10
views
0
recommends
+1 Recommend
0 collections
    0
    shares
      • Record: found
      • Abstract: found
      • Article: not found

      The fat mass and obesity associated gene (Fto) regulates activity of the dopaminergic midbrain circuitry.

      Nature neuroscience

      Adenine, metabolism, Animals, Cocaine, pharmacology, Corpus Striatum, physiology, Dopamine, Dopaminergic Neurons, enzymology, Exploratory Behavior, drug effects, Female, G Protein-Coupled Inwardly-Rectifying Potassium Channels, Locomotion, Male, Mesencephalon, Methylation, Methyltransferases, Mice, Mice, Inbred C57BL, Mice, Knockout, Mixed Function Oxygenases, deficiency, genetics, Oxo-Acid-Lyases, Phenotype, Quinpirole, RNA Processing, Post-Transcriptional, RNA, Messenger, Receptors, Dopamine D2, Receptors, Dopamine D3, Reward, Signal Transduction

      Read this article at

      ScienceOpenPublisherPubMed
      Bookmark
          There is no author summary for this article yet. Authors can add summaries to their articles on ScienceOpen to make them more accessible to a non-specialist audience.

          Abstract

          Dopaminergic (DA) signaling governs the control of complex behaviors, and its deregulation has been implicated in a wide range of diseases. Here we demonstrate that inactivation of the Fto gene, encoding a nucleic acid demethylase, impairs dopamine receptor type 2 (D2R) and type 3 (D3R) (collectively, 'D2-like receptor')-dependent control of neuronal activity and behavioral responses. Conventional and DA neuron-specific Fto knockout mice show attenuated activation of G protein-coupled inwardly-rectifying potassium (GIRK) channel conductance by cocaine and quinpirole. Impaired D2-like receptor-mediated autoinhibition results in attenuated quinpirole-mediated reduction of locomotion and an enhanced sensitivity to the locomotor- and reward-stimulatory actions of cocaine. Analysis of global N(6)-methyladenosine (m(6)A) modification of mRNAs using methylated RNA immunoprecipitation coupled with next-generation sequencing in the midbrain and striatum of Fto-deficient mice revealed increased adenosine methylation in a subset of mRNAs important for neuronal signaling, including many in the DA signaling pathway. Several proteins encoded by these mRNAs had altered expression levels. Collectively, FTO regulates the demethylation of specific mRNAs in vivo, and this activity relates to the control of DA transmission.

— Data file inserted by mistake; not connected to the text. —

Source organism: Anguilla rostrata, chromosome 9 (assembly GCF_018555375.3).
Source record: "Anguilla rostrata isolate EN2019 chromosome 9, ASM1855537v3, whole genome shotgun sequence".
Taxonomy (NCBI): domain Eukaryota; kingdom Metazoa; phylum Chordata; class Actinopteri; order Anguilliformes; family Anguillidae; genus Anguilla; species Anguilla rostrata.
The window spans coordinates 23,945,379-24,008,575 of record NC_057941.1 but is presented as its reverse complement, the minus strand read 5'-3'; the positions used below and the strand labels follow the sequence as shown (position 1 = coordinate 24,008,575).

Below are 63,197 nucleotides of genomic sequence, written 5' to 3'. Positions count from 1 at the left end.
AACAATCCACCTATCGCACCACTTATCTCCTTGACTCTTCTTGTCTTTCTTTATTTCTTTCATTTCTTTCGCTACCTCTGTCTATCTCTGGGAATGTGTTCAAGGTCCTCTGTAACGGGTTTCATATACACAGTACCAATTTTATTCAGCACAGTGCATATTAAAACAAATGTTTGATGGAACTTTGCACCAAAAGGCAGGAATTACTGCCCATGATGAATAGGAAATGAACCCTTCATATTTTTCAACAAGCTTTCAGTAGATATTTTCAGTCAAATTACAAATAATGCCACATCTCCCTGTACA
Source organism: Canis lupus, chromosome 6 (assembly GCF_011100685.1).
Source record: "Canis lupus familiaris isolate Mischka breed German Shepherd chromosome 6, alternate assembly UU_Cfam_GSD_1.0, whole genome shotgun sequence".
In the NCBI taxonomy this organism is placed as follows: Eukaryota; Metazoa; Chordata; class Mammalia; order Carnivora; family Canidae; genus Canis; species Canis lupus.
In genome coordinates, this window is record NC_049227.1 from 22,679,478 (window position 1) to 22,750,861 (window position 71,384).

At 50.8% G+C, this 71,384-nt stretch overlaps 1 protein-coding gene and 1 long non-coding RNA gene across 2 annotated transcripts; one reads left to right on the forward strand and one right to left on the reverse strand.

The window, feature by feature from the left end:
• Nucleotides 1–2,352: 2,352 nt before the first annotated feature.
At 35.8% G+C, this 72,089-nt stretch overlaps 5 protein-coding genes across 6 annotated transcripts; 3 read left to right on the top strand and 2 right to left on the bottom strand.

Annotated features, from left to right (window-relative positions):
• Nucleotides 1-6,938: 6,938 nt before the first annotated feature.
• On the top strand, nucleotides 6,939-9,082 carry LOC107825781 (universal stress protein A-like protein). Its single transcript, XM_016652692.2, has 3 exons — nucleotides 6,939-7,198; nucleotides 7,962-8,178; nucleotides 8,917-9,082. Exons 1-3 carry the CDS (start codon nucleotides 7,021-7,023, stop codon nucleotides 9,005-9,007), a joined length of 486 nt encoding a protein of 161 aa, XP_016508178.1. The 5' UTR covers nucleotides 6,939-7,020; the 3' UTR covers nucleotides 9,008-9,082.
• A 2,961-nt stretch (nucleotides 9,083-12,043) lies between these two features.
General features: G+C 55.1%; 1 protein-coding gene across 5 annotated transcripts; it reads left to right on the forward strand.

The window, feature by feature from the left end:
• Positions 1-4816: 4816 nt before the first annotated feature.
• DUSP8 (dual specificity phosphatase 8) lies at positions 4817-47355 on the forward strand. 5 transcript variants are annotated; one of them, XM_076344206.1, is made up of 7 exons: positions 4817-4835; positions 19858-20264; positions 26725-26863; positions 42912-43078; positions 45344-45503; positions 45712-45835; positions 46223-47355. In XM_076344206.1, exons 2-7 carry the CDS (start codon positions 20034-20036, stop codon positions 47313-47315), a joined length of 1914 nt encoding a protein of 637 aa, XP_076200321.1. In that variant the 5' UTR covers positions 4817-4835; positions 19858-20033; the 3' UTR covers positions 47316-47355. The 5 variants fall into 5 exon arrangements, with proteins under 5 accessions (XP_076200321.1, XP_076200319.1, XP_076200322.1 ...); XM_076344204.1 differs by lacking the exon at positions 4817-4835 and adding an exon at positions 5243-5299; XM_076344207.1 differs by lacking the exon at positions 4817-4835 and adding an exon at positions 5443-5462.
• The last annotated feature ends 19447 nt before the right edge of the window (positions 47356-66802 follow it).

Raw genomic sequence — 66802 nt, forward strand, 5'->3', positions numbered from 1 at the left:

Related collections

          Author and article information

          Journal
          23817550
          10.1038/nn.3449

          Comments

          Comment on this article